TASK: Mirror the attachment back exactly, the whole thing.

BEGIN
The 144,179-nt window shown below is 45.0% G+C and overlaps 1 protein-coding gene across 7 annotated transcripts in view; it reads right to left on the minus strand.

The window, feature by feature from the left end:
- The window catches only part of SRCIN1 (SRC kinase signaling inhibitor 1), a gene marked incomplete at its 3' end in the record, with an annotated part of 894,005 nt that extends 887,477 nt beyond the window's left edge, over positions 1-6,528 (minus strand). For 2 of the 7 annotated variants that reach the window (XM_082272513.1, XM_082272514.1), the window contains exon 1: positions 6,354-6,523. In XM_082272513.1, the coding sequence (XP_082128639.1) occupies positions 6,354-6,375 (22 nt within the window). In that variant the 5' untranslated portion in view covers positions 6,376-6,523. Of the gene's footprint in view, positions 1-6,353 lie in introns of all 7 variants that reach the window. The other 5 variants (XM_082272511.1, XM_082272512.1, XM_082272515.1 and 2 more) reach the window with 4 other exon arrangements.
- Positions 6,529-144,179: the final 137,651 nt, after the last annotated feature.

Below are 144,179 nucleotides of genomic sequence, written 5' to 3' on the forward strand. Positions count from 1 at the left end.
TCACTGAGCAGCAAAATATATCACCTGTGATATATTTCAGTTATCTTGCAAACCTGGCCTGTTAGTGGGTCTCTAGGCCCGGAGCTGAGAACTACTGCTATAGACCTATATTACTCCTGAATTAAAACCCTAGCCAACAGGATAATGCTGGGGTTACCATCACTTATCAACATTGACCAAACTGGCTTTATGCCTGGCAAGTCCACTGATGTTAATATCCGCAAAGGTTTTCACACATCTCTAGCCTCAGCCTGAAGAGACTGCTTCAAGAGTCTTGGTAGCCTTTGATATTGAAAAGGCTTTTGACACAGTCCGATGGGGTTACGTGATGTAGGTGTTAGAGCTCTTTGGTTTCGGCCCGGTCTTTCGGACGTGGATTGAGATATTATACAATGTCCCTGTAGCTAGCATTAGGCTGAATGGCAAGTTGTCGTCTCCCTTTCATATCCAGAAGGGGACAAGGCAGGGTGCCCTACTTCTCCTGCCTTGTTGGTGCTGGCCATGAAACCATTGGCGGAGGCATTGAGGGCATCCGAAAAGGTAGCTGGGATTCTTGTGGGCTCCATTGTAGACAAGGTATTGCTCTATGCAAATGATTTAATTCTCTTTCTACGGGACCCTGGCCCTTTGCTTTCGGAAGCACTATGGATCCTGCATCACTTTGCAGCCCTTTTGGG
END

The 144,179-nt window shown below is 45.0% G+C and overlaps 1 protein-coding gene across 7 annotated transcripts in view; it reads right to left on the minus strand.

The window, feature by feature from the left end:
- The window catches only part of SRCIN1 (SRC kinase signaling inhibitor 1), a gene marked incomplete at its 3' end in the record, with an annotated part of 894,005 nt that extends 887,477 nt beyond the window's left edge, over positions 1-6,528 (minus strand). For 2 of the 7 annotated variants that reach the window (XM_082272513.1, XM_082272514.1), the window contains exon 1: positions 6,354-6,523. In XM_082272513.1, the coding sequence (XP_082128639.1) occupies positions 6,354-6,375 (22 nt within the window). In that variant the 5' untranslated portion in view covers positions 6,376-6,523. Of the gene's footprint in view, positions 1-6,353 lie in introns of all 7 variants that reach the window. The other 5 variants (XM_082272511.1, XM_082272512.1, XM_082272515.1 and 2 more) reach the window with 4 other exon arrangements.
- Positions 6,529-144,179: the final 137,651 nt, after the last annotated feature.

Below are 144,179 nucleotides of genomic sequence, written 5' to 3' on the forward strand. Positions count from 1 at the left end.
TCACTGAGCAGCAAAATATATCACCTGTGATATATTTCAGTTATCTTGCAAACCTGGCCTGTTAGTGGGTCTCTAGGCCCGGAGCTGAGAACTACTGCTATAGACCTATATTACTCCTGAATTAAAACCCTAGCCAACAGGATAATGCTGGGGTTACCATCACTTATCAACATTGACCAAACTGGCTTTATGCCTGGCAAGTCCACTGATGTTAATATCCGCAAAGGTTTTCACACATCTCTAGCCTCAGCCTGAAGAGACTGCTTCAAGAGTCTTGGTAGCCTTTGATATTGAAAAGGCTTTTGACACAGTCCGATGGGGTTACGTGATGTAGGTGTTAGAGCTCTTTGGTTTCGGCCCGGTCTTTCGGACGTGGATTGAGATATTATACAATGTCCCTGTAGCTAGCATTAGGCTGAATGGCAAGTTGTCGTCTCCCTTTCATATCCAGAAGGGGACAAGGCAGGGTGCCCTACTTCTCCTGCCTTGTTGGTGCTGGCCATGAAACCATTGGCGGAGGCATTGAGGGCATCCGAAAAGGTAGCTGGGATTCTTGTGGGCTCCATTGTAGACAAGGTATTGCTCTATGCAAATGATTTAATTCTCTTTCTACGGGACCCTGGCCCTTTGCTTTCGGAAGCACTATGGATCCTGCATCACTTTGCAGCCCTTTTGGG